Eretz Israel is our unforgettable historic homeland...The Jews who will it shall achieve their State...And whatever we attempt there for our own benefit will redound mightily and beneficially to the good of all mankind. (Theodor Herzl, DerJudenstaat, 1896)

We offer peace and amity to all the neighbouring states and their peoples, and invite them to cooperate with the independent Jewish nation for the common good of all. The State of Israel is ready to contribute its full share to the peaceful progress and development of the Middle East.
(From Proclamation of the State of Israel, 5 Iyar 5708; 14 May 1948)

With a liberal democratic political system operating under the rule of law, a flourishing market economy producing technological innovation to the benefit of the wider world, and a population as educated and cultured as anywhere in Europe or North America, Israel is a normal Western country with a right to be treated as such in the community of nations.... For the global jihad, Israel may be the first objective. But it will not be the last. (Friends of Israel Initiative)

Wednesday, 1 June 2016

Their Israel Questions: In Australia, party time & pickles

 In Australia, there's to be a General Election on 2 July.

And as we see, the Israel-haters from the "Australia Palestine Advocacy Network"are on the campaign trail:

And first off the mark are:

AIJAC, meanwhile, has posed thirteen questions a-piece to current prime minister Malcolm Turnbull and his main rival, ALP leader Bill Shorten, regarding their respective policies  regarding Israel.

As will be seen by clicking this link, both parties are broadly similar on most issues. There is nothing that can be considered over-the-top hostile or alarming from either of them. Nevertheless, there seems to be little doubt that the ALP is worse from a Jewish communal perspective, especially if we read between the lines.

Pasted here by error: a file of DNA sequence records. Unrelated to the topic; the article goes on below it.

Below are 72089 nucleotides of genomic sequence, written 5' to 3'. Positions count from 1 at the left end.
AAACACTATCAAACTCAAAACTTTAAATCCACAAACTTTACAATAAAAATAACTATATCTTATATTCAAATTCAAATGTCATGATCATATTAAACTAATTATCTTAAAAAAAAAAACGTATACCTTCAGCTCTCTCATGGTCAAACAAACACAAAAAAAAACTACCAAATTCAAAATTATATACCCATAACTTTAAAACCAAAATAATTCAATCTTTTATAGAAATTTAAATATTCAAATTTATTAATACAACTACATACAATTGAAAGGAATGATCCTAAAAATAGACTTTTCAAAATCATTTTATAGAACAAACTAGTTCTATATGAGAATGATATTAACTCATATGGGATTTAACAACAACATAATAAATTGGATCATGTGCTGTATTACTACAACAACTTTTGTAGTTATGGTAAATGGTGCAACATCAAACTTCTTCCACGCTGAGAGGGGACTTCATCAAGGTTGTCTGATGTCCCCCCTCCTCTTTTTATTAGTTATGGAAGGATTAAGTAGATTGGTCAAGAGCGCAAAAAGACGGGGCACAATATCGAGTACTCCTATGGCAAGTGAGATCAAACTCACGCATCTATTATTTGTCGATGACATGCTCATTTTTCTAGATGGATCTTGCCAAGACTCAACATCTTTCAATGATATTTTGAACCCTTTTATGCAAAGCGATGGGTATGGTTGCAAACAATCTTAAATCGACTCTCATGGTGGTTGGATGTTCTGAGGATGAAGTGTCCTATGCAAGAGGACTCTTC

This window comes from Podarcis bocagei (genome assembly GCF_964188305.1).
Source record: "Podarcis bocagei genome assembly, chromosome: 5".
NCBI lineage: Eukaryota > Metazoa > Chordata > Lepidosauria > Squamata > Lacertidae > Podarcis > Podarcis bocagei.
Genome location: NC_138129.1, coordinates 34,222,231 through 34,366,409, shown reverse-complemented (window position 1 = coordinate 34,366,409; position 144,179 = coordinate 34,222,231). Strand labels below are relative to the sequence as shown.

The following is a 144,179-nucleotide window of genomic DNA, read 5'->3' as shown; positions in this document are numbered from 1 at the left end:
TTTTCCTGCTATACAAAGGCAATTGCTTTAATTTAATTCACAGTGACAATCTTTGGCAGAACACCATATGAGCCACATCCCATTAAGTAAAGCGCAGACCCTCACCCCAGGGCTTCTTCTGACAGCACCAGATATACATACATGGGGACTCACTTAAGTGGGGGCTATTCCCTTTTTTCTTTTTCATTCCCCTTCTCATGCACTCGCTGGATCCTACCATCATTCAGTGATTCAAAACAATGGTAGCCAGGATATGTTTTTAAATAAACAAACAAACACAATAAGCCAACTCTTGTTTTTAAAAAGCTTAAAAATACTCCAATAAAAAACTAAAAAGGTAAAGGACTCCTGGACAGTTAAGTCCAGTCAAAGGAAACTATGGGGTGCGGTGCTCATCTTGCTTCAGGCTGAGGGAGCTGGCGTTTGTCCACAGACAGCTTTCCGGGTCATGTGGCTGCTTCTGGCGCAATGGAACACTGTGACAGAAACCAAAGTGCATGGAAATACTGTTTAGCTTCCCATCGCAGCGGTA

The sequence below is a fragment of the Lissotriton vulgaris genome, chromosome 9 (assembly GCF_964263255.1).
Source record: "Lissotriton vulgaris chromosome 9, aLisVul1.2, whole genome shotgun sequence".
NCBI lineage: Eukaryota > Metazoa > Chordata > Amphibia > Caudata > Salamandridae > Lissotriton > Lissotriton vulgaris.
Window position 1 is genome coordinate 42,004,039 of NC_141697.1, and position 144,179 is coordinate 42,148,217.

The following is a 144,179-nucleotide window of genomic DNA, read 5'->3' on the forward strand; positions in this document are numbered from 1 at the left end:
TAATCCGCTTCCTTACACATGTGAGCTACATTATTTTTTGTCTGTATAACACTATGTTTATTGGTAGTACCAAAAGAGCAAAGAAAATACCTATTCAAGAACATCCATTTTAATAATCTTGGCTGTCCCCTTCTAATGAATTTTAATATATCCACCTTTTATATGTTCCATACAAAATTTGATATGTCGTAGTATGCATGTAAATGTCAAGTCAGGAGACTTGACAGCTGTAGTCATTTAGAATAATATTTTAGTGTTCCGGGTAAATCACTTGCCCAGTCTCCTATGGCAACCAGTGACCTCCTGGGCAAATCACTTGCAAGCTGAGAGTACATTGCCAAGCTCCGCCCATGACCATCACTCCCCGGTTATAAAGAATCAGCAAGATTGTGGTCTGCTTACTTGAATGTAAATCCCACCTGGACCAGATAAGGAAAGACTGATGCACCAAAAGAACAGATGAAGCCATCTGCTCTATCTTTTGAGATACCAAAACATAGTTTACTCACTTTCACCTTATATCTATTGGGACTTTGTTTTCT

For unlike the Coalition the ALP is increasingly dependent on the Muslim vote, especially in western Sydney and in north Melbourne. It also is dependent on the Greens, who are openly hostile to Israel. The ALP also has various left-wing anti-Israel activists. 

Reading the answers to the questions, there are several areas of concern:
- Counter-terrorism": The ALP emphasises "early intervention and community engagement" and quotes that "we can't arrest our way to success". These are cop-outs, and suggest that terrorists won't be monitored and stopped as effectively under an ALP government as under the Coalition.
- Schools: There is little between the two parties, but the ALP purely needs-based policy should be looked at closely for its possible impact on Jewish day school funding.
- The ABC (Australia's equivalent of the BBC): The Coalition hasn't been great, not with Turnbull as Communications Minister, but it seems clear that an ALP government would adopt a hands-off policy towards the ABC, even if (as it is) it is blatantly controlled by the Left and is hostile to Israel.
- 18C: This legislation can be used, and has been used, by leftists to silence conservative columnist Andrew Bolt and others, and should be repealed or modified. It is an open invitation, under an ALP government, to silence anti-Muslim blogs. It should have been repealed by Tony Abbott, who chickened out, but at least it is not being used as a left-wing weapon.
- UN Votes: An ALP government would obviously be more critical of Israel at the UN than a Coalition government.
So, leaving aside other policy issues, it seems clear that the ALP is at least marginally worse across the board.

Meanwhile, from the BDSers in Adelaide, who are a persistent bunch indeed, a singularly amateurish piece of work kicks of a new campaign of theirs:

You'd never know the Arabs, through their own bloody-minded rejectionism and aggression, brought defeat and "occupation"on themselves, would you?


  1. Please read my most recent guest post on the Shiloh Musings blog:

  2. Eskal make my family's favourite pickles and have for many years. I have a pantry full of them.

    Many many years ago a little man in Carlton used to make them for us. You had to provide the container and he would fill it up and give you a price. Always very reasonable.

    Sometimes my grandfather would make yoghurt and they would do a swap.

    1. Interesting, Geoff, thanks. If you ever want to write any reminiscences, you know to approach the A J Historical Society.


Note: only a member of this blog may post a comment.